“My father used to play with my brother and me in the yard. Mother would come out and say, ‘You’re tearing up the grass’; ‘We’re not raising grass,’ Dad would reply. ‘We’re raising boys.’”
— Harmon Killebrew, Minnesota Twins Hall-of-Famer
There were giants in the earth in those days.
There was Joseph Henry, who began as an apprentice watchmaker and ended up as not only a revered Princeton professor, but the pre-eminent American scientist of the first half of the 19th century and founding head of the Smithsonian Institution.
There was Andrew Fleming West 1874, who bummed around European academe for a while, dabbled in high school teaching and administration, then came back to Princeton and became its institutional dreamer-in-chief, whipping up the Sesquicentennial at which the school re-created itself in 1896, then forging ahead to found, build, and become initial dean of the Graduate School a century ago.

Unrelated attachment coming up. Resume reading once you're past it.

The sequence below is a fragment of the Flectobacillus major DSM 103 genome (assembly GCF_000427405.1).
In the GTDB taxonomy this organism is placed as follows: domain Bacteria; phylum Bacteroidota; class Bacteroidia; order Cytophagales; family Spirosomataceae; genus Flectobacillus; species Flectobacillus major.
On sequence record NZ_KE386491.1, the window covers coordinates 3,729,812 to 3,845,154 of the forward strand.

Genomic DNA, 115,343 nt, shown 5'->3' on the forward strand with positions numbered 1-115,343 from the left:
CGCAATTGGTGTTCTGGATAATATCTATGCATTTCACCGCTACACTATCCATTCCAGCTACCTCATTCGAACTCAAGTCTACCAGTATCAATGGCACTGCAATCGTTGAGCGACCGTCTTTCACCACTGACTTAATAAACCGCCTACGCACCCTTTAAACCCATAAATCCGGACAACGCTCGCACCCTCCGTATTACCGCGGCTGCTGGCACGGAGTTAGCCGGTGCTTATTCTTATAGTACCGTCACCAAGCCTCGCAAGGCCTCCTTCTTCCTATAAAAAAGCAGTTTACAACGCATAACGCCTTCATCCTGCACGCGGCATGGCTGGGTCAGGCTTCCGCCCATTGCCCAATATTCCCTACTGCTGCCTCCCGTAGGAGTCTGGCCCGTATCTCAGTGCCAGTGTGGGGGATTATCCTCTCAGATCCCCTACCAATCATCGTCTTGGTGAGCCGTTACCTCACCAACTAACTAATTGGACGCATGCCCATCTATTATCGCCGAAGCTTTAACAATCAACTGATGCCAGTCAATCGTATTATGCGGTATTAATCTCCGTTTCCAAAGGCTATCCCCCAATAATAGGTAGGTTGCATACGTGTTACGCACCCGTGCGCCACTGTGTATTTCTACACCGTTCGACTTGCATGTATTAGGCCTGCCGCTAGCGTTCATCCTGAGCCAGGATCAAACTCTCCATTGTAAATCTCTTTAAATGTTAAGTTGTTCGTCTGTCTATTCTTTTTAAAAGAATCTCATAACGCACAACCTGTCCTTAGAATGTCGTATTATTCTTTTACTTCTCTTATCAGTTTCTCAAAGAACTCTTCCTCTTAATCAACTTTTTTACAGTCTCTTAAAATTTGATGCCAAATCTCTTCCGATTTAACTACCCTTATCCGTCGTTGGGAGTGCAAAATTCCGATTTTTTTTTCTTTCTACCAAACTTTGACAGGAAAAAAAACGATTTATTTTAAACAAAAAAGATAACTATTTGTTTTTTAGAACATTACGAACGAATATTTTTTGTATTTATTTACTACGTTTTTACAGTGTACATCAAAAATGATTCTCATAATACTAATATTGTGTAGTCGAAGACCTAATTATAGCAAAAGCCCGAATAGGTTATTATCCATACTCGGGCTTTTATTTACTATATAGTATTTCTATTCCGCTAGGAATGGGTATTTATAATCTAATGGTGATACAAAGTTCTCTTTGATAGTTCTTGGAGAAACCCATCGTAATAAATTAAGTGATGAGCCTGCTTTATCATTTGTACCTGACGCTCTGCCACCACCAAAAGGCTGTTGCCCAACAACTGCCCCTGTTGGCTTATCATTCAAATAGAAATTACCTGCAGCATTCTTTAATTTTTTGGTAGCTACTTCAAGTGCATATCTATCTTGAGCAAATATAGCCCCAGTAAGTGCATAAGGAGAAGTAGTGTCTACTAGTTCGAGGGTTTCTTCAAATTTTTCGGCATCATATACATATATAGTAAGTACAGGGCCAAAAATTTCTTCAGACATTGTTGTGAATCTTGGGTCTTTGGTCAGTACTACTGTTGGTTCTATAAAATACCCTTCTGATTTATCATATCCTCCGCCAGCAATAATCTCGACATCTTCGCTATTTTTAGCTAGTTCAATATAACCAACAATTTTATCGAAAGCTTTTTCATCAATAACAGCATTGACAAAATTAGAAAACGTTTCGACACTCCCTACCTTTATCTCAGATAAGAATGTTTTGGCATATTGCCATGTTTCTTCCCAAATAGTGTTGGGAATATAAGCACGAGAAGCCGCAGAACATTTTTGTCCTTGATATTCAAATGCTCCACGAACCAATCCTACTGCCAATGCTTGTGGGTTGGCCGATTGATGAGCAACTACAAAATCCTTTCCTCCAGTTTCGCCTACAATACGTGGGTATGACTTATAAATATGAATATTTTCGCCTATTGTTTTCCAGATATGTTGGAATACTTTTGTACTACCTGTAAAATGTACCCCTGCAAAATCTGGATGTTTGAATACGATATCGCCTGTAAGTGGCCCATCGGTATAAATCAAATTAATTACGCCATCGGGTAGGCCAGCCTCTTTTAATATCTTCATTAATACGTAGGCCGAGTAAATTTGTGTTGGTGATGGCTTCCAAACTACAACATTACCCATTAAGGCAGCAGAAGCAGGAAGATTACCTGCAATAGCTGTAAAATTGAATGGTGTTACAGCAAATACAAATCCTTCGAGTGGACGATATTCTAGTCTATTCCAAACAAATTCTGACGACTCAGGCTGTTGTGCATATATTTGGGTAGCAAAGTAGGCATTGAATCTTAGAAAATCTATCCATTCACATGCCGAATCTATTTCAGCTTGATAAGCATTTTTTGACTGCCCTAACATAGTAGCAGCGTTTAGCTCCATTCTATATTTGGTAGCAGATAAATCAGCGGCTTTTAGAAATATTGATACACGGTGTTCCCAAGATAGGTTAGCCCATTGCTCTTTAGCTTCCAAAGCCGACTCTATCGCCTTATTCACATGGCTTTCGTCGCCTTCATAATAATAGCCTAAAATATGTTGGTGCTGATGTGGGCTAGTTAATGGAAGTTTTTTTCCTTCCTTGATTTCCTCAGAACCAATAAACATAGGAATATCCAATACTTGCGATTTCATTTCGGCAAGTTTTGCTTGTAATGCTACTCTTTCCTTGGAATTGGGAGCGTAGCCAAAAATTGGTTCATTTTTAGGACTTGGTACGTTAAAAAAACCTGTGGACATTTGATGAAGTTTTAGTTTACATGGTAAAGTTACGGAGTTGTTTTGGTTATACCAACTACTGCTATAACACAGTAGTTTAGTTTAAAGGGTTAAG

There was Christian Gauss, who learned linguistic skills as a foreign correspondent in Paris alongside Oscar Wilde, then became one of Woodrow Wilson 1879’s original “preceptor guys” in 1905 at the advanced age of 27, the father of modern language study and the creative arts program at Princeton, the first of the legendary Dante lecturers, a national authority on the future and promise of higher education, and dean of the college for 21 years.
And there was not, among the group, even a whiff of a Ph.D.